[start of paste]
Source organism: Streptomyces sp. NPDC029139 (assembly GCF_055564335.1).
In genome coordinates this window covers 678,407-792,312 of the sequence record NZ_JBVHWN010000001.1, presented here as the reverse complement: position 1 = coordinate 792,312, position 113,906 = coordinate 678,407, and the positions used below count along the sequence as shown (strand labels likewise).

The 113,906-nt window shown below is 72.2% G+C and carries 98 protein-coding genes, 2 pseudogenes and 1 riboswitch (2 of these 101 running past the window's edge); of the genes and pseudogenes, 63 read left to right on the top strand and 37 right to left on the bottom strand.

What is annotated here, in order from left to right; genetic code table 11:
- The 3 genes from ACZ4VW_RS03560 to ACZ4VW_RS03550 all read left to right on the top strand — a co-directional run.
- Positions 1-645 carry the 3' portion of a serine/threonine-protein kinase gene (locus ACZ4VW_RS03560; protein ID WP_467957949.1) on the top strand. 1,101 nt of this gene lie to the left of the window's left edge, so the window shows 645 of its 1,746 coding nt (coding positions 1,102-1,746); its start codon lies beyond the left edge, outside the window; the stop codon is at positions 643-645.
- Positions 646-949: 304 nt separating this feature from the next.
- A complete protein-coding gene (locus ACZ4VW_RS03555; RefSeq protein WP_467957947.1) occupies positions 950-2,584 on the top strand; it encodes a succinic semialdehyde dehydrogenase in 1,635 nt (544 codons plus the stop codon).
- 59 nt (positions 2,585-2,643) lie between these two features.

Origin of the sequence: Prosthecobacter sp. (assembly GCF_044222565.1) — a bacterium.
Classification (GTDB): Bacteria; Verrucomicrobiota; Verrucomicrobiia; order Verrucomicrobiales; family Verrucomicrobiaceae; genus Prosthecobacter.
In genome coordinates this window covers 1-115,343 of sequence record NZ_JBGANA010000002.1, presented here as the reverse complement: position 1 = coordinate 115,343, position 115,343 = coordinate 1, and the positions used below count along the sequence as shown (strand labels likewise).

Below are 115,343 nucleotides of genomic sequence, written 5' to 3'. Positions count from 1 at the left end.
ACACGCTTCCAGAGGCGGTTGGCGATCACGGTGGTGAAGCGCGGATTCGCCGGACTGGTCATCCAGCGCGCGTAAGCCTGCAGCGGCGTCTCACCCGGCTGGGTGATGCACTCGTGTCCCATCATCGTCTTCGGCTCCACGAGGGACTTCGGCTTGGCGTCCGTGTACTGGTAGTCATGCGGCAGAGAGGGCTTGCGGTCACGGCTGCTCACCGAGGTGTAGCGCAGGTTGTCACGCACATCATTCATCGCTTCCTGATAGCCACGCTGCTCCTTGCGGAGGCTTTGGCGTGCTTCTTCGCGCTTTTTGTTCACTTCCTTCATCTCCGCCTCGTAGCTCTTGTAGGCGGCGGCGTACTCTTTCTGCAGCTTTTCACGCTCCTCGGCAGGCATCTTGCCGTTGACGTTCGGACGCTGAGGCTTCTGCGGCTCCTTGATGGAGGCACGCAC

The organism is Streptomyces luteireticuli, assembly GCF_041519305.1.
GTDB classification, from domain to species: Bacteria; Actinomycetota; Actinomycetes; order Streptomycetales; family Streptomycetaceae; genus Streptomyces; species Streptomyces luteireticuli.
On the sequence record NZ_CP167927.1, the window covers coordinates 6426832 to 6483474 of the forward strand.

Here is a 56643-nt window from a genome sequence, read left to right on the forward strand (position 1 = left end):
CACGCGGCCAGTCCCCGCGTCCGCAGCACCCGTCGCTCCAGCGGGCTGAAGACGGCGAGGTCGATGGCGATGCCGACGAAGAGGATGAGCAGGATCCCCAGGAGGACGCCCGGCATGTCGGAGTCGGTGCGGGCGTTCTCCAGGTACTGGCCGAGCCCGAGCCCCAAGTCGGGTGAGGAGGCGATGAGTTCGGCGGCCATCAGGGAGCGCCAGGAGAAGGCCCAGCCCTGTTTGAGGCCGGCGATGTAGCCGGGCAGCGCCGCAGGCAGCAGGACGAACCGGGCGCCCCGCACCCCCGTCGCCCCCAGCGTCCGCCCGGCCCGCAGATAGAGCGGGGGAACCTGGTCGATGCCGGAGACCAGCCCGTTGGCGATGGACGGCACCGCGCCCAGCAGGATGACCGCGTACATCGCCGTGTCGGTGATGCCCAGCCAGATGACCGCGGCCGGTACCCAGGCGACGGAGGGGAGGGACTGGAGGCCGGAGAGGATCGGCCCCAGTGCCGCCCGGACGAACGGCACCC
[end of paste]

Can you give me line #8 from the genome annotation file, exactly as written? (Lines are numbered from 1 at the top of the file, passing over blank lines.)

- A complete protein-coding gene (locus ACZ4VW_RS03555; RefSeq protein WP_467957947.1) occupies positions 950-2,584 on the top strand; it encodes a succinic semialdehyde dehydrogenase in 1,635 nt (544 codons plus the stop codon).